Above all, the development of various deep learning architectures and training techniques suitable for image processing, along with the emergence of high-performance GPUs (Graphics Processing Units) capable of handling them, has led to the application of more sophisticated image processing technologies. Convolutional Neural Networks (CNN) and Transformers have shown excellent performance in object detection and classification. For instance, using CNN, it was revealed that female flies (Drosophila) were more attracted to sucrose during egg-laying [15], and CNN was employed for the detection, segmentation, and analysis of plants or plant stress [16]. This analysis could not be carried out with pixel-based classical image processing.
Meanwhile, ordinary biologists familiar with wet lab experiments often lack computer knowledge for conducting image analysis. Therefore, there is a need for the development of user-friendly image analysis software. Numerous GUI (Graphical User Interface) applications utilizing image processing tools such as ImageJ [17], MATLAB (The MathWorks, Inc., Natick, MA, USA), openCV [18], PlantCV [19], and scikit-image [20] have been developed to cater to their needs. As documented in review papers, various software has been developed and used to analyze the locomotion of animals like zebrafish (Danio rerio) and C. elegans, as well as mice [21,22]. In addition, there is a variety of software that can detect plants, classify phenotypes [23,24], and classify cell types [25].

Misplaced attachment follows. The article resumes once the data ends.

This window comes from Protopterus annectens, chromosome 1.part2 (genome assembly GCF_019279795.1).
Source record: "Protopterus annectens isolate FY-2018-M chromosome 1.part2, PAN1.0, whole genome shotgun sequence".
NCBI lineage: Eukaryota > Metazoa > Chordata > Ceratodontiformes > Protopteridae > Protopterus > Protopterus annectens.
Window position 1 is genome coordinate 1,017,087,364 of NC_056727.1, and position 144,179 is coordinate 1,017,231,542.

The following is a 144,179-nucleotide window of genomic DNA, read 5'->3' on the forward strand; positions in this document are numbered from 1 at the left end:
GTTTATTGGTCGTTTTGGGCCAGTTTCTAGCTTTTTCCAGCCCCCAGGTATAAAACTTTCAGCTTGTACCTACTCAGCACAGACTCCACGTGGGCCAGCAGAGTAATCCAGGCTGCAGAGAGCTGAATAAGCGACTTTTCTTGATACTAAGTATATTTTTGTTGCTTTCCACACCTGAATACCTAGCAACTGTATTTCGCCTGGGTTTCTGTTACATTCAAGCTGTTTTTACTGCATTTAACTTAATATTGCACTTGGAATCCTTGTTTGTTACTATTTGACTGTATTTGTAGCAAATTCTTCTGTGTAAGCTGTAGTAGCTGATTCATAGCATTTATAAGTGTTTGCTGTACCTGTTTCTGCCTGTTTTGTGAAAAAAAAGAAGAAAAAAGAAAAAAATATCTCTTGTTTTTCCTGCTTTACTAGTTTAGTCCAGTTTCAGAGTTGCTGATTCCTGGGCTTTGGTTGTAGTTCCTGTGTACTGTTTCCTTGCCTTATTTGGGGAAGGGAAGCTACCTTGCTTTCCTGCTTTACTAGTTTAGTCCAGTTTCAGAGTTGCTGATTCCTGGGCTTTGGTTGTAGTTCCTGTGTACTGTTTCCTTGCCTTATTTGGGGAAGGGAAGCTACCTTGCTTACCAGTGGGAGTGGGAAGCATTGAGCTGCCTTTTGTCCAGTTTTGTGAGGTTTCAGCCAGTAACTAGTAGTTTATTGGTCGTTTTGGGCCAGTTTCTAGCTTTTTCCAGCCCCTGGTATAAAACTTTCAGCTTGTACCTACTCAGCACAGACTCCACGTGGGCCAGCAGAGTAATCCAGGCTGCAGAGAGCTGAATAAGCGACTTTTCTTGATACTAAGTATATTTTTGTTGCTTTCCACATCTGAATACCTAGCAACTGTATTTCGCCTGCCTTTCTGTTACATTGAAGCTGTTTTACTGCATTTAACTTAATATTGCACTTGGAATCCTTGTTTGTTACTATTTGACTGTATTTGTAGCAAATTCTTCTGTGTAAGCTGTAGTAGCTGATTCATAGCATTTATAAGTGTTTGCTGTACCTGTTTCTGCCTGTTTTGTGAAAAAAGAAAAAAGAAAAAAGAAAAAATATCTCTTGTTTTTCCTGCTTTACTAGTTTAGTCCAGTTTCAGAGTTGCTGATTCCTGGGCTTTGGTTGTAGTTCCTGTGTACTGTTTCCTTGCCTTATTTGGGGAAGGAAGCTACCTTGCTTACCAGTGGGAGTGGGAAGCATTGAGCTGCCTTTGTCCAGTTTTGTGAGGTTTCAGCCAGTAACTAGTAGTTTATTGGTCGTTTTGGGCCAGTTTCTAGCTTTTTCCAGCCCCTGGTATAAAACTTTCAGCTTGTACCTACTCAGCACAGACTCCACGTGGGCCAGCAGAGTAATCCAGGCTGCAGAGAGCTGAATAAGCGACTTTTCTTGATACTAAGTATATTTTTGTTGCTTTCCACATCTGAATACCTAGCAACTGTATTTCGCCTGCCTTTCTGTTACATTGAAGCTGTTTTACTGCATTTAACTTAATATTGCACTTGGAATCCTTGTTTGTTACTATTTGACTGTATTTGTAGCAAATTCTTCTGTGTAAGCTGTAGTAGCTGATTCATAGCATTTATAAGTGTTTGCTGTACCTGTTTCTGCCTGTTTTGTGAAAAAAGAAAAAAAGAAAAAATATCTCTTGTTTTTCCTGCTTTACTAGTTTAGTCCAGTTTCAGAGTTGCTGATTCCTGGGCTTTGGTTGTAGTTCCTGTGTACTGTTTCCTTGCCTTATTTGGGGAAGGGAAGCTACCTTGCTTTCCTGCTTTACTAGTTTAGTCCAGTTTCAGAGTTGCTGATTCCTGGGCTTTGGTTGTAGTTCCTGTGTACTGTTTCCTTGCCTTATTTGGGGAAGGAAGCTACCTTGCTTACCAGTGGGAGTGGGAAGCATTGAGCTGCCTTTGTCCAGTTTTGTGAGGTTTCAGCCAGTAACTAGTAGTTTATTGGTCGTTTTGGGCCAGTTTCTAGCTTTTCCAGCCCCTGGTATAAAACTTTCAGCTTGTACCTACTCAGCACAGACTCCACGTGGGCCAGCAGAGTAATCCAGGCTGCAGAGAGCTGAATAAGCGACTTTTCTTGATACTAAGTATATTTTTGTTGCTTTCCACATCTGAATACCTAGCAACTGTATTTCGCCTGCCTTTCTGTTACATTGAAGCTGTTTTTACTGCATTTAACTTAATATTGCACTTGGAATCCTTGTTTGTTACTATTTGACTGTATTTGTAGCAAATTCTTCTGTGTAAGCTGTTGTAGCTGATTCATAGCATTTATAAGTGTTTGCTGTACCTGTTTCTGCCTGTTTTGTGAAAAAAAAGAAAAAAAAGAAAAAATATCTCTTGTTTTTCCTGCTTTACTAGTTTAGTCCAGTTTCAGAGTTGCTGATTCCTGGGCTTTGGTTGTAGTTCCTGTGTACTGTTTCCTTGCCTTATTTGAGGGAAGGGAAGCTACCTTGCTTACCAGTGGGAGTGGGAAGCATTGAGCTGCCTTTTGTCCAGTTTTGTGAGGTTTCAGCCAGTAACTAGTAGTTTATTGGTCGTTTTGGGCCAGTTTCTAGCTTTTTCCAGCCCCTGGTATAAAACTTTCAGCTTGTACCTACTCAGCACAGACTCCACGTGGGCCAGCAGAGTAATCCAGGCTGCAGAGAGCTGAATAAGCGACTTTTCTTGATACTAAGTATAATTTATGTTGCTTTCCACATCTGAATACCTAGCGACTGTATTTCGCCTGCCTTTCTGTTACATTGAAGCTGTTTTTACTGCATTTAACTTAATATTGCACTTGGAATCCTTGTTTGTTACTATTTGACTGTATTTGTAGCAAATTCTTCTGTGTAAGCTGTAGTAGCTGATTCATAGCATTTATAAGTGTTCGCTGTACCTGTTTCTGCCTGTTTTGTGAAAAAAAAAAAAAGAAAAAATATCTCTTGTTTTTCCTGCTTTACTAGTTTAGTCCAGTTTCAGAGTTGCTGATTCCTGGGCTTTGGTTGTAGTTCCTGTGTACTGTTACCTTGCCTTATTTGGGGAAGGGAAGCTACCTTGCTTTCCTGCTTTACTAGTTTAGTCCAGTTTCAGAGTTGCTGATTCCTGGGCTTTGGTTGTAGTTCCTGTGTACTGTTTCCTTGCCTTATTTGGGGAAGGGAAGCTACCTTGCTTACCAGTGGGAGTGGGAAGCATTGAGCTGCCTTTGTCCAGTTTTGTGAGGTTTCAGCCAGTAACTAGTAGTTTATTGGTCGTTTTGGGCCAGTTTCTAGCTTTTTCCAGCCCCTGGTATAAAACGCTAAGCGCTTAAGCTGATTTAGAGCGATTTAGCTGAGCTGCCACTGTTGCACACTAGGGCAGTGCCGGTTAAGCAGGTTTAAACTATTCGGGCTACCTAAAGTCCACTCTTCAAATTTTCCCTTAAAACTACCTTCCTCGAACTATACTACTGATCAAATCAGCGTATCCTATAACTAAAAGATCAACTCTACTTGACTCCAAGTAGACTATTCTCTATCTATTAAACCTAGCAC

In this Special Issue, we introduce recent research articles using image analysis in biotechnology. It provides an overview not only of the applications of image analysis but also covers imaging devices, image processing algorithms, software development, and problem-solving processes.

2. An Overview of Published Articles

The article by Boruczkowski et al. (Contribution 1) analyzed the starch content of six potato cultivars through image analysis, presenting a case study where image analysis could be employed in food processing. For analysis, the authors sliced the potatoes to a thickness of 3 mm and stained them by soaking them in a potassium iodide (KI) solution. Higher starch content resulted in dark staining with iodine, while lower starch content exhibited a lighter color. Instead of using a digital camera, the authors utilized a scanner equipped with LED lights on top. The obtained images were then converted into brightness-corrected gray images. Although the average gray value of the potato cross-section could be used for starch content analysis, the authors uniquely positioned four cross-section lines at 45° intervals on the potato. The brightness distribution of pixels along these lines was then analyzed. In addition to the mean value, the median, range, skewness, and coefficient of variation (CV) of the gray pixels located on these measurement lines were computed. For that purpose, ImageJ software was employed for this image processing. The analysis revealed a good negative linear correlation between the mean gray value of cultivars and their actual starch content. Furthermore, while the actual starch content of the six cultivars was somewhat similar, making cultivar differentiation challenging, the image analysis statistical values mentioned above allowed for better discrimination. This image analysis method also proved useful in distinguishing potatoes stored at different temperatures (4 °C vs. −15 °C), demonstrating its potential as a practical on-site technology in potato-processing plants.